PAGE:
26 of 26 people found the following review helpful
In this formidably outspoken and crystal clear book, J. Stiglitz lays bare the brutal division within the US society between the wealthy and all powerful 1 percent and the rest of the population. He unmasks apparent truths as myths, stigmatizes those responsible for the sorry state of the union, unveils the paths of power and illustrates profusely the really heavy price of inequality.
For J. Stiglitz, the US is in no way the land of (equal) opportunity anymore. Trickle-down economics (giving money to the wealthy few will be beneficial for everybody) is a lie; to the contrary, trickle-up policies should be implemented. Free markets don’t exist, only rigged ones. A ‘free market system’ is in no way self-correcting, but fundamentally unstable. Monetary policies alone cannot steer (inter)national economies.
Paths of power
The wealthy 1 percent amassed their fortunes through ‘rents’, also monopoly, tax and ‘public gift’ rents.
They dominate the political ‘democratic’ system with their campaign contributions (one dollar - one vote). Its permits them to concoct the basic rules of the socio-economic game (laws, (de)regulations, taxations, institutional and judicial procedures) to their own advantage.
They control the information circuits through their media conglomerates.
Failed governments and bad economics
For J. Stiglitz, recent US governments failed to enhance the living standard of the vast majority of the population. They created a nation with a bad educational system, bad banking regulations allowing predatory lending, and, most importantly, high unemployment.
The overall picture is one of lacking fairness and justice, where everything seems acceptable and nobody accountable: those who brought recently the world economy to the brink of ruin were not found guilty.
The US economic system is highly inefficient: huge needs (infrastructure, schools) are not met and vast resources (workers, machinery) are underutilized. Thereby economic growth and productivity are undermined. Governmental spending is highly biased: money for useless jet fighters, not for skilled labor, money for troubled banks not for troubled homeowners.
The first and foremost goal of all economic policies should be full employment.
In order to limit budget deficits wars should be ended and defense spending curtailed.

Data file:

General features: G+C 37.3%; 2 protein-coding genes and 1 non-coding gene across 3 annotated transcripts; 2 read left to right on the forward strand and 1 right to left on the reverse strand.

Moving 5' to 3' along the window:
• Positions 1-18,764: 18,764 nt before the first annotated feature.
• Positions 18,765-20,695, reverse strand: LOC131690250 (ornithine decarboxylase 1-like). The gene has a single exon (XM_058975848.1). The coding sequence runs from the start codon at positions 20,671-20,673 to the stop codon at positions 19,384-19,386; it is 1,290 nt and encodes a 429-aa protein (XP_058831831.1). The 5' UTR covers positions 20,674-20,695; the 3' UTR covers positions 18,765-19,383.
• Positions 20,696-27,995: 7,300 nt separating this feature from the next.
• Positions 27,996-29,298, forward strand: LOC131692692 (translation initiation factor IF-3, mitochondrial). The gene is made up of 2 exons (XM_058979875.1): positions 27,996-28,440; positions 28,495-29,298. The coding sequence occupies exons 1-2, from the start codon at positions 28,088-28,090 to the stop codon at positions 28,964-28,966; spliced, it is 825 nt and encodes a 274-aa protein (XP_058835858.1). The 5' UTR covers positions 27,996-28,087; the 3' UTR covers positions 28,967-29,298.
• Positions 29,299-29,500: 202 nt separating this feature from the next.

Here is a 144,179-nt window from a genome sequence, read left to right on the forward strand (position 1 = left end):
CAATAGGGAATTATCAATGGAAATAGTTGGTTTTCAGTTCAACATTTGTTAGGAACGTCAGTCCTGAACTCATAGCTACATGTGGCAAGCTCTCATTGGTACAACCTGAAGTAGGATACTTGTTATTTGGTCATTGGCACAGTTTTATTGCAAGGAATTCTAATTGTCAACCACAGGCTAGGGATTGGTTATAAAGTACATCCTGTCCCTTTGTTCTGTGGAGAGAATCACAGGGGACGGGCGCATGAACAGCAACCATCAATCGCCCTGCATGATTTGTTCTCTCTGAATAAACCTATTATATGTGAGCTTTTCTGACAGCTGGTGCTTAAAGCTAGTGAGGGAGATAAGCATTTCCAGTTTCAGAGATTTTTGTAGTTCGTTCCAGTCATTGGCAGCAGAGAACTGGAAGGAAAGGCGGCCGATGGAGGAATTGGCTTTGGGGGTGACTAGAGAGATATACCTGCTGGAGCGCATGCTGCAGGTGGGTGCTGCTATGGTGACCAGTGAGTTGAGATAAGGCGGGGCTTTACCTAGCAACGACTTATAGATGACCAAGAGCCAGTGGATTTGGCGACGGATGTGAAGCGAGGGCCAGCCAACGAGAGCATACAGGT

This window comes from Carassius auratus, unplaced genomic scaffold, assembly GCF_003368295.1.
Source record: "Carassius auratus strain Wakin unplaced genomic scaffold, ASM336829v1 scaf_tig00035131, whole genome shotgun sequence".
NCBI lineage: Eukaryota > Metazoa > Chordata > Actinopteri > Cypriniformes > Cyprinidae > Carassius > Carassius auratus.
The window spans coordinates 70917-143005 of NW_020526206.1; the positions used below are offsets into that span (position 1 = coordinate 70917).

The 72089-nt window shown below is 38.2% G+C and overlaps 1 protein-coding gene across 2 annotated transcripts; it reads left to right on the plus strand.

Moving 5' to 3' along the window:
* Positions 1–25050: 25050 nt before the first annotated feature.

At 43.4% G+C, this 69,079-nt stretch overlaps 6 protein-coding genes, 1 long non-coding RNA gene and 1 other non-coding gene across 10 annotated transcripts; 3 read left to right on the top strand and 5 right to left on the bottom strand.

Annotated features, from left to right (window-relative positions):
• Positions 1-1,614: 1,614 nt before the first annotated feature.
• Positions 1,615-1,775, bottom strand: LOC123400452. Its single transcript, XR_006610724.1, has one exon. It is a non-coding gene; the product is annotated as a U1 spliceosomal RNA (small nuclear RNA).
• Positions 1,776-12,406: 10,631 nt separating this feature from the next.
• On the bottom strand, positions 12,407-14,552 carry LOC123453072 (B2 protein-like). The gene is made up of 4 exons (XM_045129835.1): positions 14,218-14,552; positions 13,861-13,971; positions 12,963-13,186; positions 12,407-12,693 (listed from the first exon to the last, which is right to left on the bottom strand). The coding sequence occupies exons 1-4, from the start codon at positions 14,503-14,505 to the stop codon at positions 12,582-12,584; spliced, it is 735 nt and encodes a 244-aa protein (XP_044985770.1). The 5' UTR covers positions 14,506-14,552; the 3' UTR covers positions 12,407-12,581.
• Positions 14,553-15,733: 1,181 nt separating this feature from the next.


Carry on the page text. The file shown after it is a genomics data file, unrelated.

Taxation should be fair and more progressive.
Corporate welfare and hidden subsidies should be stopped, while drug companies should not be overpaid.
Even after this devastating indictment of heavily biased economic policies, J. Stiglitz still remains hopeful that a political reform agenda can be implemented.
This hard-hitting book is a must read for all men and women of good will.
2 of 2 people found the following review helpful
High-flying US economist “gone native”, Joseph Stiglitz provides a blistering attack on “the government of the 1% by the 1% for the 1%” in which this privileged minority has gained a massive proportion of national income and wealth, at an increasing rate, using its influence to “frame” the perceptions of the rest of the population who think it “fair” for the top 20% to have 30% of the wealth, without realising that the actual figure is 85%. The American dream of “the land of opportunity” is, he claims, a myth.
British readers are reminded strongly of our own situation as he describes the increase in poverty at the bottom end of the scale with cuts in benefits and income supplements, the hollowing out of middle class employment and polarisation of the workforce between “high” and “low” skills. The young are particularly affected by the burden of debts for university courses of often dubious quality which have led not to well paid jobs but rather ill-paid zero hours contracts.
Perhaps writing this at a time of undue optimism over the uprising of youth in the Arab Spring, he cites the parallel “Occupy” movements in the West which suggested people have had enough of the inequality which inevitably results in a less stable and, ironically, productive society. Matters were brought to a head by the financial crisis of 2007-8, stemming from the failure to regulate banks, and their cynical predatory lending of sub-prime mortgages to those unable to repay, which led in turn to the costly government bail-out of banks “too large to fail” – yet another example of the unfair protection of the wealthy at the expense of the poor. As Stiglitz points out, it would have been cheaper and more equitable to give state assistance directly to the struggling mortgage holders, enabling them to stay in their homes, thus maintaining communities, and to pay the lenders a proportion of the equity when they eventually come to sell. This may of course be an example of the perhaps Utopian approach Stiglitz follows in his ultimate set of proposals for “the way forward” in a better alternative world.
He has some intriguing revelations, such as the fact that despite Ben Bernanke’s stated support for transparency, the Federal Reserve was forced to admit that before the 2008 crisis it had even been lending money to foreign banks. “In the months after Lehman brothers collapsed, large banks like Goldman Sachs were borrowing large amounts from the Fed, whilst simultaneously announcing publicly that they were in excellent health.”